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Tugai vegetation along the Syr-Darya in Kazakhstan, Central Asia.

Tugay[a][b] is a form of riparian forest or woodland associated with fluvial and floodplain areas in arid climates. These wetlands are subject to periodic inundation, and largely dependent on floods and groundwater rather than directly from rainfall. Tugay habitats occur in semi-arid and desert climates in Central Asia. Because Tugay habitat is usually linear, following the courses of rivers in arid landscapes, Tugay communities often function as wildlife corridors. They have disappeared or become fragmented over much of their former range.[1][2]

Euphrates poplar trees and tamarix bushes at the Ekhiin-Gol Oasis in the Gobi Desert.


The centre of the range of Tugay vegetation is the Tarim Basin in north-western China, where the Tarim Huyanglin nature reserve in the middle reaches of the Tarim River holds the largest areas of intact Tugay forests, with a 1993 estimate of about 61% of the total. The Central Asian countries hold another 31%, with smaller areas remaining in the Middle East and Pakistan.[1] Tugais also occur in the Caucasus.[3]

Eastern imperial eagle nest in a tugai forest in Georgia.


Close to rivers and where groundwater levels are shallow, the vegetation is usually dominated by poplars (especially Populus euphratica)[3] and willows such as Salix songarica. Where the forest has been disturbed, other species such as tamarisk, sea-buckthorn and oleaster will grow. Herbaceous plants include reeds, common spike rush, jointleaf rush, fleabane, cocklebur and thorn apple. Grass tugai vegetation is dominated by Phragmites australis, Calamagrostis and Typha.[2] Where the groundwater is deeper, oaks and elms will dominate.[4] The principal causes for the loss of tugai vegetation include dam construction, tree cutting, grazing, and agriculture.[2]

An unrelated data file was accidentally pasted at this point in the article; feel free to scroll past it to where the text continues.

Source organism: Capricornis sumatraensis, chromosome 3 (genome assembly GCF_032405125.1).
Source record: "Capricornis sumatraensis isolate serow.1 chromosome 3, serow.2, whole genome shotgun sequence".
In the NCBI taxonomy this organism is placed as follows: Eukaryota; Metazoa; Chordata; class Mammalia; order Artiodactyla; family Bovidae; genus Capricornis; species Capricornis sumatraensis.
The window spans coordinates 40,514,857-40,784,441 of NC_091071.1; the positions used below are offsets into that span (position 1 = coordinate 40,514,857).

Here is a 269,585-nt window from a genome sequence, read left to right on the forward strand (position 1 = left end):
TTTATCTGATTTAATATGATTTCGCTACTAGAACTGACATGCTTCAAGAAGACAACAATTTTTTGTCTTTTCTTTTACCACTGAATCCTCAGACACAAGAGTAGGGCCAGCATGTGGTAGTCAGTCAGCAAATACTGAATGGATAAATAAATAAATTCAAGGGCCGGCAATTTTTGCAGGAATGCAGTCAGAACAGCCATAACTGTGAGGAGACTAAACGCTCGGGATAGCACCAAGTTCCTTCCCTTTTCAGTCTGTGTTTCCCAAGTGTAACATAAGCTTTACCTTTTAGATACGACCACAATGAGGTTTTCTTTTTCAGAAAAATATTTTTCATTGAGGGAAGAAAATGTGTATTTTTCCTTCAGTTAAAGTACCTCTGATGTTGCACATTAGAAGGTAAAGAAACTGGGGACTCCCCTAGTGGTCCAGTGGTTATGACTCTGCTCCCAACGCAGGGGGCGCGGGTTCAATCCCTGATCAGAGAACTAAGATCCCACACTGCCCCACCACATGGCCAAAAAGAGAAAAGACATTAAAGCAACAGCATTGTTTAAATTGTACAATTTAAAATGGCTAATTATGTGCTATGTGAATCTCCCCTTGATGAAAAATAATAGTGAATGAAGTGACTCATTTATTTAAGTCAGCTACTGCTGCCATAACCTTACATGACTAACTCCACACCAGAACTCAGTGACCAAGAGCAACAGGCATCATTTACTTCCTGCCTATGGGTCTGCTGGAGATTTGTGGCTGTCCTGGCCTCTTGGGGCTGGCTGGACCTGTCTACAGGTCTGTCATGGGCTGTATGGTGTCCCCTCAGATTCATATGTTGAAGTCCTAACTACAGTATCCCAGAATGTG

1. ^ From Bashkir: туғай, romanizedtuğay
  2. ^ Also spelt or romanized as Tugai, Tughay, Tugae, Tougaï, Toogay, etc.

See also[edit]

  • Bosque, an analogous forest type in arid and semiarid regions of the southwestern United States


  1. ^ a b Thevs, Niels (2005). "Tugay vegetation in the middle reaches of the Tarim River – Vegetation types and their ecology". Archiv für Naturschutz und Landschaftsforschung. March 2005: 63–84. Archived from the original on 2018-09-01. Retrieved 2013-03-30.
  2. ^ a b c Treshkin, S.Y.; Kamalov, S.K.; Bachiev, A.; Mamutov, N.; Gladishev, A.I.; Aimbetov, I. (1998). Present status of the tugai forets in the lower Amu-Dar'ya Basin and problems of their protection and restoration. Pages 43-53 in Ecological Research and Monitoring of the Aral Sea Deltas. A Basis for Restoration. Paris, France: UNESCO.
  3. ^ a b Heptner, V. G.; Sludskij, A. A. (1992) [1972]. Mlekopitajuščie Sovetskogo Soiuza. Moskva: Vysšaia Škola [Mammals of the Soviet Union. Volume II, Part 2. Carnivora (Hyaenas and Cats)]. Washington DC: Smithsonian Institution and the National Science Foundation. pp. 1–732.
  4. ^ British Petroleum. 2002. "Ecological Baseline Report". BTC Pipeline ESIA, Azerbaijan. Retrieved 2013-03-30.